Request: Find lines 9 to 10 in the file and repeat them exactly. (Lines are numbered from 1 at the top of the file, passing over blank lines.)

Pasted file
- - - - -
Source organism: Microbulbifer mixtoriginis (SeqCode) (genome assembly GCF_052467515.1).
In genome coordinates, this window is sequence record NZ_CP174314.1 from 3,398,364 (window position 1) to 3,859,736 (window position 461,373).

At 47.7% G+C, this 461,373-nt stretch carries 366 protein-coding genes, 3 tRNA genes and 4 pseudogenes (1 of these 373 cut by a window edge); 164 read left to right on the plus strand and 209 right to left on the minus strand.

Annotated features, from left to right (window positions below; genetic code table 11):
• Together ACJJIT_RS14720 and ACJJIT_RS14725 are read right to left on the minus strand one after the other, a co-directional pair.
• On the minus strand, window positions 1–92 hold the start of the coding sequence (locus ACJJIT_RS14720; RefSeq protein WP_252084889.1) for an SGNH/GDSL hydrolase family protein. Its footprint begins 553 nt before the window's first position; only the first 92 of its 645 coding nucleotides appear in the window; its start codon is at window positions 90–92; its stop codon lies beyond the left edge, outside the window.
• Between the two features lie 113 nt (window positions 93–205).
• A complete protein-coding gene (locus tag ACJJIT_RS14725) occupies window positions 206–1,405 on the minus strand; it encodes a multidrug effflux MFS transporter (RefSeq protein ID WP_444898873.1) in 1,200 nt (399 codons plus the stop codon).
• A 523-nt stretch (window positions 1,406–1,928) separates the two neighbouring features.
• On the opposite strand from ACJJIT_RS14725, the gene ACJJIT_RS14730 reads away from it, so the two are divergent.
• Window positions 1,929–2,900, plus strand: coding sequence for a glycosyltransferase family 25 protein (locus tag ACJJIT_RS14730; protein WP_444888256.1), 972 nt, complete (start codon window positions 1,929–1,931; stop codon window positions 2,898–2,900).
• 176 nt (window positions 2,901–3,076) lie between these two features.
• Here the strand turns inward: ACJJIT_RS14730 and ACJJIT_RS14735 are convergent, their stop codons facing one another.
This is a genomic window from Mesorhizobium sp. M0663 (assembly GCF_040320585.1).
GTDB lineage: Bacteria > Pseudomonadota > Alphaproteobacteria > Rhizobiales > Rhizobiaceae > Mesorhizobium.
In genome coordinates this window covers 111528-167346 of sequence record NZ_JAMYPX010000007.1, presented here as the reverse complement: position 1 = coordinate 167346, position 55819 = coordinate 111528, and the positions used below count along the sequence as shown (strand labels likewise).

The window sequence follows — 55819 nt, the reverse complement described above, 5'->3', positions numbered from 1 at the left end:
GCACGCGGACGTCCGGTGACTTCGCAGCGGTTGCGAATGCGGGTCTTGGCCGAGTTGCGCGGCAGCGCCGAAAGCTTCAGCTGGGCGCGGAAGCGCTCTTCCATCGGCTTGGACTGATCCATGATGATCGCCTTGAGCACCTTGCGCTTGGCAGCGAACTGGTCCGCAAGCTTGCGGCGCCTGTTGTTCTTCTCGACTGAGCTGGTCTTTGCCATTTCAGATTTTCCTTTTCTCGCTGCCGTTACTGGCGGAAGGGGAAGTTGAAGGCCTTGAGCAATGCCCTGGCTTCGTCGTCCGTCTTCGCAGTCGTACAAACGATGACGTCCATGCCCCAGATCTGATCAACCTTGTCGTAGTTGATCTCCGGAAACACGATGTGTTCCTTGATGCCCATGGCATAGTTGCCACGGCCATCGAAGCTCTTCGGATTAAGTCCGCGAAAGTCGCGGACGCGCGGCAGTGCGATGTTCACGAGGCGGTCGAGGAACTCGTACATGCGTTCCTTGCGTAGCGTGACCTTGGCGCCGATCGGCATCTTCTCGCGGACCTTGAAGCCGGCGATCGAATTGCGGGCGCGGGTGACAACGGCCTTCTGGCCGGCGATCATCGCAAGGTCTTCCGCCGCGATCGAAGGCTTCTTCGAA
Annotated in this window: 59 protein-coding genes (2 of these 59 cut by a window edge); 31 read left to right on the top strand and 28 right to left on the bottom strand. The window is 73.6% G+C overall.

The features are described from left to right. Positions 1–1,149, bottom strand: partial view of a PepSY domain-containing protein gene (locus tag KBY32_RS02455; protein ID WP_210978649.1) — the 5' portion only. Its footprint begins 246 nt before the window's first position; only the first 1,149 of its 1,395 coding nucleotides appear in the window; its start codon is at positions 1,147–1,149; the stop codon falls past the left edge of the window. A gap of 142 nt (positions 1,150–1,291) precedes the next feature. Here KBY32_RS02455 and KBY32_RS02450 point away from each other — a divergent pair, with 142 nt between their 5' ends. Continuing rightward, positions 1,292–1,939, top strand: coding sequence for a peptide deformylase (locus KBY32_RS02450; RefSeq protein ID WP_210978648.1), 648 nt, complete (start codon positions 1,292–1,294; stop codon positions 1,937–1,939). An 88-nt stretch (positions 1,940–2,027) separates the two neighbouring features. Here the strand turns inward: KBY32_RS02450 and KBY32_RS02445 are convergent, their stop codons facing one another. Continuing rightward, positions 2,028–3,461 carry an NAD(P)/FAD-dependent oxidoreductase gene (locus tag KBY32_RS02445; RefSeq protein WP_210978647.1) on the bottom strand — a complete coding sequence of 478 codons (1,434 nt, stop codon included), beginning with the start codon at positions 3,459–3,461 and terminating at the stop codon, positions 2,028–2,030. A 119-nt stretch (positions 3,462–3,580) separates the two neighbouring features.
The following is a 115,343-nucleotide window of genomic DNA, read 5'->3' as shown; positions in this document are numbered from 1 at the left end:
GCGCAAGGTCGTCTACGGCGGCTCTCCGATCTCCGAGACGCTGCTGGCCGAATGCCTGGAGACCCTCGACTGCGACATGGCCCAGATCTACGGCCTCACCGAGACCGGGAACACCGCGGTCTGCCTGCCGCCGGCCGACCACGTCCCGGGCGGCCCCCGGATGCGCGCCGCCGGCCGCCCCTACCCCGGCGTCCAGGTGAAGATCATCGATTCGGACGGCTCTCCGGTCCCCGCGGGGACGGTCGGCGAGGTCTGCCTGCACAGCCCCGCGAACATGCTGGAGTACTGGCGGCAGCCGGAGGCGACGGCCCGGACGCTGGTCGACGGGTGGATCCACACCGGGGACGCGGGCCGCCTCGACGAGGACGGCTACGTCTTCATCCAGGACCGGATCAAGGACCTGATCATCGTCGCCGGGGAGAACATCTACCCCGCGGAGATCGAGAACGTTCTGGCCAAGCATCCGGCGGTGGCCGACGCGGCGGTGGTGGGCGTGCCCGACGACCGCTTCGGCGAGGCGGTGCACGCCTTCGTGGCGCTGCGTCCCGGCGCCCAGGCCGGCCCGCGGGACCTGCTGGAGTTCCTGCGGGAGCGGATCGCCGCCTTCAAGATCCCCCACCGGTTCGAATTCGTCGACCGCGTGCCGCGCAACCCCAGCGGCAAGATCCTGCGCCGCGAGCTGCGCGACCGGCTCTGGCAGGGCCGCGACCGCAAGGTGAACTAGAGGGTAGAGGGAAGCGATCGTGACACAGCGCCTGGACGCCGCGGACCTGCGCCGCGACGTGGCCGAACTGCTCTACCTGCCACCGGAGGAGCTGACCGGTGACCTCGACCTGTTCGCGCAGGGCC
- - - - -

• A 523-nt stretch (window positions 1,406–1,928) separates the two neighbouring features.
• On the opposite strand from ACJJIT_RS14725, the gene ACJJIT_RS14730 reads away from it, so the two are divergent.